The September 21, 2023

The availability and sales of “zero-alcohol” products have soared in recent years. In Australia, these are products containing less than 0.5% alcohol by volume, designed to mimic the flavour, appearance and packaging of alcoholic drinks.

The market for these products is projected to continue growing at a faster rate than alcoholic beverages.

This boom has been driven by production improvements that mean non-alcoholic products taste similar to their alcoholic inspirations. There have also been generational trends towards being more mindful of the amount of alcohol consumed.

Zero-alcohol products do not cause the physical harms associated with alcohol. But they are not without risk and may not be as healthy as they seem. Our new research explains why.

World Health Organization report released earlier this year highlighted the limitations in evidence for the benefits of no- and low-alcohol beverages (which the WHO calls “NoLos”) and the overall lack of policy and regulation in the industry. The absence of oversight may mean potential harms associated with zero-alcohol products go unrecognised. Although replacing alcohol drinks with zero-alcohol products might be used as part of an effort to cut down on drinking, there is a lack of rigorous research to support this. And the approach may not be suitable for everyone.

review of ten studies found people with an alcohol use disorder (including addiction to alcohol, problematic or heavy drinking), experience increased cravings for alcohol when they consume zero-alcohol products. They also display physiological responses similar to those that occur when drinking alcohol such as increased heart rate and sweating.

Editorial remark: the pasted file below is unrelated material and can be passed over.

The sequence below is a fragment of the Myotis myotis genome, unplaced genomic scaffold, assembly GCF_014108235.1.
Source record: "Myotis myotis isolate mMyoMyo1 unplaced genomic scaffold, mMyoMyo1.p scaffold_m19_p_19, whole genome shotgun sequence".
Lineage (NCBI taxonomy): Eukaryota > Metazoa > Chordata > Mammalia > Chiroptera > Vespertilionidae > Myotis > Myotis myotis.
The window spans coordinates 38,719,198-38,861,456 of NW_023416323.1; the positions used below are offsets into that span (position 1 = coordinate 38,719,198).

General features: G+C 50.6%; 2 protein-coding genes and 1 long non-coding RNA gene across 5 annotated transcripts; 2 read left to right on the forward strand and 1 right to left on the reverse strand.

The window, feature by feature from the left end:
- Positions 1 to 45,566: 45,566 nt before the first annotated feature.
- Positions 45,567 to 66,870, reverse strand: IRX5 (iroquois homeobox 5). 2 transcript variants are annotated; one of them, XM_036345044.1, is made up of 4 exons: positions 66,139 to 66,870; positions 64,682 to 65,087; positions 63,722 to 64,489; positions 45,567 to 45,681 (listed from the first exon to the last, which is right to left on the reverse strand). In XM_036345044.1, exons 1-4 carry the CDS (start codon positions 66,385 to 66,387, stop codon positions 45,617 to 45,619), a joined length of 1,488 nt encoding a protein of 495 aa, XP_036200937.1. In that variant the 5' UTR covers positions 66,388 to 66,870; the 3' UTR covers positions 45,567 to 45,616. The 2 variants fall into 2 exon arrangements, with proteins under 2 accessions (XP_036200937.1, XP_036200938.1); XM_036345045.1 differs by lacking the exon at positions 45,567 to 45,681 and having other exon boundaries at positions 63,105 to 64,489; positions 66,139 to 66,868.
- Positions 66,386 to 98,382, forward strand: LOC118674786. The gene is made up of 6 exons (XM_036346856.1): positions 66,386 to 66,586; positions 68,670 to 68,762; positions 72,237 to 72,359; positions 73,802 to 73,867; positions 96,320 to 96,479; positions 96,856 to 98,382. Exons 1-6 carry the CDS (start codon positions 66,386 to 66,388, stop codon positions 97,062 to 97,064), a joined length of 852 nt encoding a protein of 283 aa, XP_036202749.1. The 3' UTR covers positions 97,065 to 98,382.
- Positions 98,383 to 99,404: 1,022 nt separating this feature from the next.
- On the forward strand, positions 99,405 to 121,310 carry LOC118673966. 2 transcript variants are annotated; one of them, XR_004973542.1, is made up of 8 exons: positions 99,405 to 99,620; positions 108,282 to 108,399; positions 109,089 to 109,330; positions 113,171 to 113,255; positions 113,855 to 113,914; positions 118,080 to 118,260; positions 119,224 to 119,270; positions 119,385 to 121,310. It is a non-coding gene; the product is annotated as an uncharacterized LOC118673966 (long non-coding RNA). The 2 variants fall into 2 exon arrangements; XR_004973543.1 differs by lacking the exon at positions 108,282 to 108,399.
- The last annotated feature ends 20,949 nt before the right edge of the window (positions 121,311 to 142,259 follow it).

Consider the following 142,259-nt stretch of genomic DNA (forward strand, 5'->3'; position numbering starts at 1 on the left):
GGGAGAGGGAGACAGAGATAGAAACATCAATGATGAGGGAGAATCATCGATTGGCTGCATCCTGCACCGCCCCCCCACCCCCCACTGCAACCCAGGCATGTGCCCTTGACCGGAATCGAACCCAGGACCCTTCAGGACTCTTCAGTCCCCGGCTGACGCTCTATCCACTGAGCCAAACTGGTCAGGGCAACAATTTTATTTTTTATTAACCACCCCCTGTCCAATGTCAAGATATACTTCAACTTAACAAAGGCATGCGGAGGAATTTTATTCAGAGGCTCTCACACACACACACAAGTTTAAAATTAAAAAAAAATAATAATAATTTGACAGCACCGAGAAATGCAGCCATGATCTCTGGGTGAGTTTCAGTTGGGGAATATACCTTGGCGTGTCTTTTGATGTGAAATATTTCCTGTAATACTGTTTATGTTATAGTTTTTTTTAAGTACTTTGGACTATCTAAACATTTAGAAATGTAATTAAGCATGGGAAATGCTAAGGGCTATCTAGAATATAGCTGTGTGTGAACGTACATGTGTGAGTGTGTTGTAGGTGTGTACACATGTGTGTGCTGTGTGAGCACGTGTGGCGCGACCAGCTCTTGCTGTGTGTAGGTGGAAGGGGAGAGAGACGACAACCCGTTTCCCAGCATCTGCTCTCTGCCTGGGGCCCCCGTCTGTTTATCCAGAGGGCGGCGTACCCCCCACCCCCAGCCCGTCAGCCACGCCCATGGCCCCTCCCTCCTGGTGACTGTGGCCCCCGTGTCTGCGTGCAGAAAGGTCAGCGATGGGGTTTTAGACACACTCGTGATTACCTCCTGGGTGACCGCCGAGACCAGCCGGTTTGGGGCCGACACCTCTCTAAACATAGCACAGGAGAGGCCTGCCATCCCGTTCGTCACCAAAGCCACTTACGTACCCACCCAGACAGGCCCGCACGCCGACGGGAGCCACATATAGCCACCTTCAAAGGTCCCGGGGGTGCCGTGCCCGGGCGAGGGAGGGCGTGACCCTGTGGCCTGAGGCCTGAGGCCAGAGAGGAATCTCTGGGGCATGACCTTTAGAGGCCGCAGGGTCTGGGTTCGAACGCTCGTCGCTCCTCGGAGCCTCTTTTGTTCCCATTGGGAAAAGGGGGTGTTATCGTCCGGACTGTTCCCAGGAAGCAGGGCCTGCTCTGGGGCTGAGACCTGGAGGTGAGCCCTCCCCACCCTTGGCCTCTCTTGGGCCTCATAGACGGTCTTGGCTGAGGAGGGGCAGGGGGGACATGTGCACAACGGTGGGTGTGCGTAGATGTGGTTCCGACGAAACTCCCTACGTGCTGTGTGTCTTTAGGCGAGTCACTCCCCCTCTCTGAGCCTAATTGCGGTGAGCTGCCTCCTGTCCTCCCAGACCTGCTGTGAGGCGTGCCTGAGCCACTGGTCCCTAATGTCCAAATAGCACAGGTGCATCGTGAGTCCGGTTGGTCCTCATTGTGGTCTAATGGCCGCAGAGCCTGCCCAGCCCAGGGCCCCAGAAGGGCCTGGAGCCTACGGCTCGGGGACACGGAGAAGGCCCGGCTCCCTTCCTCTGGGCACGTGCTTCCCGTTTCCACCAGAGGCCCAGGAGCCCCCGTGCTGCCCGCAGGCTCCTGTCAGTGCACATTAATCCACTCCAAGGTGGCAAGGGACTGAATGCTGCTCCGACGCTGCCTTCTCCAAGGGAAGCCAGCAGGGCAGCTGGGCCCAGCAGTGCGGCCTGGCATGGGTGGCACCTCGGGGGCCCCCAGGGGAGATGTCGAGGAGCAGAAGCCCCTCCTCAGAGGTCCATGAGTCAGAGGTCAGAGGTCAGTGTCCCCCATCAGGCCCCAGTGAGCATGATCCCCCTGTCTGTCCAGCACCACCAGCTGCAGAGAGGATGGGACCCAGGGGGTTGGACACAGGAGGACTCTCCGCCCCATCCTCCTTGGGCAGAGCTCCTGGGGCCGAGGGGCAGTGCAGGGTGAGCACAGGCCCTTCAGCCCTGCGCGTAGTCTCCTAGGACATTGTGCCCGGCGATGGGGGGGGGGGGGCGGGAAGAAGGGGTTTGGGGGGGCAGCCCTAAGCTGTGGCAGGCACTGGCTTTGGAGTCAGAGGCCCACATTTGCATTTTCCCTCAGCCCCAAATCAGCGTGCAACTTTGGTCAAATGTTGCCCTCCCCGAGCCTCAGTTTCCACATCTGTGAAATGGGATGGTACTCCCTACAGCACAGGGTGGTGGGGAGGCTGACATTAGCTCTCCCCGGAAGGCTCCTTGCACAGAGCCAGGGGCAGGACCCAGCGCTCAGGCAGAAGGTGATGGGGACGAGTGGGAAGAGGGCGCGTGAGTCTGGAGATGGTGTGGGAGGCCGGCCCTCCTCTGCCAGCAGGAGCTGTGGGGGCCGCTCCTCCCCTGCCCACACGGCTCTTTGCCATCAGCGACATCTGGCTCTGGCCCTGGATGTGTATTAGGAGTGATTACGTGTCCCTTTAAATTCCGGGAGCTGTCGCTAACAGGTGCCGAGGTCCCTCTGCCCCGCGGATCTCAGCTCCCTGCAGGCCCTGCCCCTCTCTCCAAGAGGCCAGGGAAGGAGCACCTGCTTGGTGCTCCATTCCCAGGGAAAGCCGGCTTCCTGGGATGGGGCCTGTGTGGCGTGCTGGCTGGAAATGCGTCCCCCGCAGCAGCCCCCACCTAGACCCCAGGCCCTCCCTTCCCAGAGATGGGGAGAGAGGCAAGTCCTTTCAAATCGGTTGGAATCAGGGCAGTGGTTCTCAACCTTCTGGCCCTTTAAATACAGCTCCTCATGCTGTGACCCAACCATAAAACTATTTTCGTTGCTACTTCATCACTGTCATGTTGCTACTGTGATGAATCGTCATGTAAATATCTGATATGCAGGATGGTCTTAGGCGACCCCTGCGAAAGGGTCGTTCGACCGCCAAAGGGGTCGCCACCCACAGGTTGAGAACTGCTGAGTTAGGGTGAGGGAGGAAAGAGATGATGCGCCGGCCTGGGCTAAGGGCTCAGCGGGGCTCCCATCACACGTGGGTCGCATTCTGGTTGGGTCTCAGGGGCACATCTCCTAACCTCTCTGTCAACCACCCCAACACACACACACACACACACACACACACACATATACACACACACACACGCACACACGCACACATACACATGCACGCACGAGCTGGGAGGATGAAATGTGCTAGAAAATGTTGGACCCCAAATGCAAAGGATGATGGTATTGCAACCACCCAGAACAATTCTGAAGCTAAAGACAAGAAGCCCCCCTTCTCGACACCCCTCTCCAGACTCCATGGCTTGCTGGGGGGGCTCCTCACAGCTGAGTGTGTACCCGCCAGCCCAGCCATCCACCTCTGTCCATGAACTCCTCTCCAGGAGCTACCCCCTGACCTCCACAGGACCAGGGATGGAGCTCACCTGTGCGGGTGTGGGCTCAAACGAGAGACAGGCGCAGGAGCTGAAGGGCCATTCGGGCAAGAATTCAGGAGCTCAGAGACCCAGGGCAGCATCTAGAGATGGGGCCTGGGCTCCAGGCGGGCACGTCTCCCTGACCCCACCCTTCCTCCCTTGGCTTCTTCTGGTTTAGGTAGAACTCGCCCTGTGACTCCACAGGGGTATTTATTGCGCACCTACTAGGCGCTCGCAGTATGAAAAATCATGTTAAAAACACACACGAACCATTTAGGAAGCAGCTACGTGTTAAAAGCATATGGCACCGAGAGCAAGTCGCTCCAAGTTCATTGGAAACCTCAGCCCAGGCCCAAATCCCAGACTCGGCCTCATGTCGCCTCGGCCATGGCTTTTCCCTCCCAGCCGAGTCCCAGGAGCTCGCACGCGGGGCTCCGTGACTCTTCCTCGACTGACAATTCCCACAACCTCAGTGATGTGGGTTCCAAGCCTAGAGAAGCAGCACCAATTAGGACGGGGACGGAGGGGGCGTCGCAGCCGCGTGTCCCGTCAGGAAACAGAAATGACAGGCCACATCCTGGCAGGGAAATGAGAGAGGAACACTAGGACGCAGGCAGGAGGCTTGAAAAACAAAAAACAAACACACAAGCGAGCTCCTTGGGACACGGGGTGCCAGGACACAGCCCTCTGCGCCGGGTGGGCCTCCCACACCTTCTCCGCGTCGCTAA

It’s not just about the alcohol

The substitution of alcohol for zero-alcohol products does not address social, environmental and cultural factors. These often influence drinking behaviour. This is particularly relevant in Australia where drinking alcohol is normalised and encouraged.

For young people, zero-alcohol products could serve as a gateway for drinking and send a message underage drinking is acceptable. This sets up the potential for early alcohol initiation and risky drinking practices.

Zero-alcohol products are manufactured and packaged to look just like existing alcohol products. Many carry the same company branding as the alcoholic version, which blurs the lines between the two offerings.

4 tips to minimise risks now

There are some actions you can take and considerations to keep in mind when it comes to zero-alcohol drinks:

  • be aware zero-alcohol products may act as a drinking trigger or cue for those with experience of alcohol addiction and for young people
  • if you want to stop or cut back on drinking alcohol, don’t substitute products that mimic the taste or appearance of alcoholic drinks. Go for soft drinks, fruit juices or sparkling water
  • report advertisements and marketing for zero-alcohol products that are inappropriate or could cause harm by lodging a complaint via Ad Standards
  • join the community push for zero-alcohol products to be subjected to the same regulations as alcoholic products.

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